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Success! Pov from Cambodia raised $544 to fund hip repair surgery so she can walk easily and free of pain.

Pov
100%
  • $544 raised, $0 to go
$544
raised
$0
to go
Fully funded
Pov's treatment was fully funded on December 14, 2022.

Photo of Pov post-operation

December 26, 2022

Pov underwent hip repair surgery so she can walk easily and free of pain.

Surgeons were able to repair Pov’s hip joint with a surgical procedure. She remained in the hospital for a few days and spent time with the physiotherapist to learn exercises to strengthen her muscles when her incision has healed. When her fracture has fully healed, she will no longer be in pain and will be able to return to her active life of caring for her family.

Pov said, “I am relieved my pain will go away and I can walk without help from others. It has been hard on my family because I could not walk and was in pain. Now we can return to normal life soon. Thank you to the hospital staff and strangers who helped me to have a good outcome.”

Surgeons were able to repair Pov's hip joint with a surgical procedure. She remained in the hospital for a few days and spent time with the ...

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July 11, 2022

Pov is a caring mother from Cambodia. She has one daughter, who is in second grade. Some of her favorite ways to spend her time are cooking, listening to the news on the radio, and watching videos on Facebook.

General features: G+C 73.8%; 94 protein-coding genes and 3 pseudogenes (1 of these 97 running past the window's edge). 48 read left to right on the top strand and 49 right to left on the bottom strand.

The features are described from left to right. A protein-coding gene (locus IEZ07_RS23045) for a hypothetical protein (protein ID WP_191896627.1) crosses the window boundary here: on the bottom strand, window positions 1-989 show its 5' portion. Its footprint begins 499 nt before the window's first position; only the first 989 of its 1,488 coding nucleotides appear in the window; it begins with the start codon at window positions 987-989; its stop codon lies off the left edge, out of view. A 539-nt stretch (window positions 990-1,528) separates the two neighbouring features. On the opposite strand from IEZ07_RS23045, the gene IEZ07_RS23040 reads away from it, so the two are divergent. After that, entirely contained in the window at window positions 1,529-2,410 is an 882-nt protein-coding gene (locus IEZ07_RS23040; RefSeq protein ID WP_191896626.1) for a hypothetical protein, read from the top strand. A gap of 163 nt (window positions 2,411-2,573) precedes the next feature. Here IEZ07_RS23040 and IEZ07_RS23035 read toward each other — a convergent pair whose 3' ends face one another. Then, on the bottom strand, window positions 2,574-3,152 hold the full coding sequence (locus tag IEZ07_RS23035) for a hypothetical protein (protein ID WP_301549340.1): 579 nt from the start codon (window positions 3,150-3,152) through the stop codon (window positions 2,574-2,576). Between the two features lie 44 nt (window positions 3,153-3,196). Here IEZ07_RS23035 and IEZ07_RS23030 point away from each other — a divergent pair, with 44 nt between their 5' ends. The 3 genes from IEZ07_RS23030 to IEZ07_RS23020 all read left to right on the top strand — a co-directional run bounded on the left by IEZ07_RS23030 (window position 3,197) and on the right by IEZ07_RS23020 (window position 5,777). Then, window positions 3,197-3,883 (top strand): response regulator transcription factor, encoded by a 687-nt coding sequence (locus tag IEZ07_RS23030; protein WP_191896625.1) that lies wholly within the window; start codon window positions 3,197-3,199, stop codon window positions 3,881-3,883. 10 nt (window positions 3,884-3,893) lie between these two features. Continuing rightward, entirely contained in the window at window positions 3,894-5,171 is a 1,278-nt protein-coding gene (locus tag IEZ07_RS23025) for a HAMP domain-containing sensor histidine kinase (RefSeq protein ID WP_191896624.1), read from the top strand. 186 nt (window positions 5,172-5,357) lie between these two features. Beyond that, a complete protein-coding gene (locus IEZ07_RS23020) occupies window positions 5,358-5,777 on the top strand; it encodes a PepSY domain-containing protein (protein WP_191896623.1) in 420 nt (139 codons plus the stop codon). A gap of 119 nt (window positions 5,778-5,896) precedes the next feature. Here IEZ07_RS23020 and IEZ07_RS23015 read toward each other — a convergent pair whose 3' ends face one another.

Seven years ago, Pov was in a traffic accident in Thailand. Doctors at a nearby hospital performed an open reduction internal fixation procedure on her left tibia in an attempt to stabilize and heal her bone. However, she still experiences pain. A recent X-ray scan showed that Pov has a left femoral neck fracture, which is a hip fracture of the thigh bone.

Fortunately, Pov traveled to our medical partner’s care center to receive treatment. On July 11th, she will undergo a hip hemiarthroplasty. During this procedure, surgeons will replace the head of the damaged femur to stabilize the bone and restore mobility. Our medical partner, Children’s Surgical Centre, is requesting $544 to fund this procedure. This covers supplies, treatment, and inpatient care.

Pov says, “I hope I can walk properly after surgery and am free of pain.”

Pov is a caring mother from Cambodia. She has one daughter, who is in second grade. Some of her favorite ways to spend her time are cooking,...

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Pov's Timeline

  • July 11, 2022
    PROFILE SUBMITTED

    Pov was submitted by Sieng Heng at Children's Surgical Centre.

  • July 11, 2022
    TREATMENT OCCURRED

    Pov received treatment at Kien Khleang National Rehabilitation Centre in Cambodia. Medical partners often provide care to patients accepted by Watsi before those patients are fully funded, operating under the guarantee that the cost of care will be paid for by donors.